Ellie Foreman is really, really trying to be good--to go along with the variously expressed wishes of her dad, Mac, and David that she stay out of trouble. She goes to a ladies' charitable lunch as the guest of occasional nemesis Rikibeth Feldman, and isn't surprised when it turns into a request to make a video for the project. The project, it seems, is transitional housing for kids aging out of foster care.
How can that lead to trouble?
But this is Ellie, with her curiosity, her need to help, and her general gift for attracting trouble. Her doorbell rings one evening, and her daughter Rachel answers the door to find a van driving away, and a package left at their door.
It's a videotape. When she plays it, Ellie is relieved that Rachel got bored and went upstairs.
It's a video of what appears to be a a murder.
Ellie does the sensible thing, and gives the video to the police, specifically to Georgia Davis, whom she and Rachel know from when she was the youth officer. Except that, of course, being Ellie, she makes a copy at Mac's studio before she does.
What follows is, for Ellie, a confusing and alarming series of events. She can't leave that video with its apparent murder alone, and can't shake the idea that whoever brought it must have had some reason for wanting her to see it. Meanwhile, David has gotten word that his uncle--long believed dead in the Holocaust with all of his family except David's mother, Liesl, may be alive. The basis of this is an anonymous letter to a former neighbor back in Freiburg, but David reacts badly when Ellie gives perfectly sensible advice about being careful of anonymous letters.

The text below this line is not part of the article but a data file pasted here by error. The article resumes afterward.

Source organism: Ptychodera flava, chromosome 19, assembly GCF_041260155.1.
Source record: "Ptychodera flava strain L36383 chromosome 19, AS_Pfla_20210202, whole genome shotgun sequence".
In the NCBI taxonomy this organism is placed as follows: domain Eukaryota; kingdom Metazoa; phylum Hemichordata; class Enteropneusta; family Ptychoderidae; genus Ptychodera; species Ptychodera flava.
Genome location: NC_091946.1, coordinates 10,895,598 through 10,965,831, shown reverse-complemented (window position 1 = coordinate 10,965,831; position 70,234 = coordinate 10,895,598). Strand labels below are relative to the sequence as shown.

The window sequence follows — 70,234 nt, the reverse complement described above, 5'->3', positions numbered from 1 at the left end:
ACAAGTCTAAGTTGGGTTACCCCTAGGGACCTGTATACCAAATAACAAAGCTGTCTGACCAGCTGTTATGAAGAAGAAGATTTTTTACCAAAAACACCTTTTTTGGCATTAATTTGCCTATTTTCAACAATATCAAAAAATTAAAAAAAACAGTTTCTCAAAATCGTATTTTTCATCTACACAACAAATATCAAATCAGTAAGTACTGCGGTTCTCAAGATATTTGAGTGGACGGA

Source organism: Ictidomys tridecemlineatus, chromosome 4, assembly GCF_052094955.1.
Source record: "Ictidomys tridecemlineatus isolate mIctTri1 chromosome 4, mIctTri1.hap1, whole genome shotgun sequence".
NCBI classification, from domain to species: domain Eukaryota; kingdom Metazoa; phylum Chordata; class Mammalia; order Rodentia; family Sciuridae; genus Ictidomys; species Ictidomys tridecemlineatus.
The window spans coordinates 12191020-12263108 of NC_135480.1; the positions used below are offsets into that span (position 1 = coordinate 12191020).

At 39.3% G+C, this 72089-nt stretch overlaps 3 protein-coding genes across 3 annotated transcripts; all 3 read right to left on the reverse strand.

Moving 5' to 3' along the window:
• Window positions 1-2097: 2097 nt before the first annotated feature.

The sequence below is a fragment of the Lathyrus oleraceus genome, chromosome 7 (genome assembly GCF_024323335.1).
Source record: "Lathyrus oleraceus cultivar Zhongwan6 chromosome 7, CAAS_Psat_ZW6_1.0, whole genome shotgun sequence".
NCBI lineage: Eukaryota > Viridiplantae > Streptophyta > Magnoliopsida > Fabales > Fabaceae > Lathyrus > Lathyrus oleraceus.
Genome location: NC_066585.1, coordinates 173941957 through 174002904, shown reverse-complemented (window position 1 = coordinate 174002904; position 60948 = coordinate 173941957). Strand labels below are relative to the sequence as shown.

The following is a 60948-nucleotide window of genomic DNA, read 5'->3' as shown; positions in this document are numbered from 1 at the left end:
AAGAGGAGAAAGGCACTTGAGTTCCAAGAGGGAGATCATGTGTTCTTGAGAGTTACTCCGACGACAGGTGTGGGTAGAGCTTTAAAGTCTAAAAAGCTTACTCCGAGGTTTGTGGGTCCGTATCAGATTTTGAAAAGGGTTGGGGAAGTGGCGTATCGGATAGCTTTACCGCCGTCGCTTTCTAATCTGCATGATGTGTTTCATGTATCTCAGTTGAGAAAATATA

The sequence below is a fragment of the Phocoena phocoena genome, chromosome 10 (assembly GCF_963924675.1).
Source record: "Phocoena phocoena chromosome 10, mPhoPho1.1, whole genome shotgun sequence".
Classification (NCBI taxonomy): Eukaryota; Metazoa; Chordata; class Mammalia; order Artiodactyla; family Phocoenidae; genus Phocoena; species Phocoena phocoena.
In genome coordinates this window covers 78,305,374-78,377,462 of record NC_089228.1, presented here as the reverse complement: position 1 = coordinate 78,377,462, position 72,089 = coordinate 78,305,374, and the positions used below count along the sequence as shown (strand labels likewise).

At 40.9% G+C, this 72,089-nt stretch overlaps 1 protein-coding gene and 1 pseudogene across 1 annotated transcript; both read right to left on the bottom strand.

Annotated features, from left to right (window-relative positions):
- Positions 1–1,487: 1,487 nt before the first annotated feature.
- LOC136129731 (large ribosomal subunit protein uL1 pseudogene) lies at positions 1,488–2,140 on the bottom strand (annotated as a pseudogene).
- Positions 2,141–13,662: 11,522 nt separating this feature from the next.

Hellmann always does good character development, and the tangled relationships and storylines here make a very good read. The foster care project is not the sideline it might have been, but becomes intertwined with both the murder shown in the video and David and Ellie's complicated and strained relationship.
It's a very good mystery, with Ellie continuing to learn and grow from her sometimes terrifying experiences. We also see Georgia Davis perhaps experiencing the first strains which lead to her later moves. Very much worth reading.
I received a free copy of this audiobook.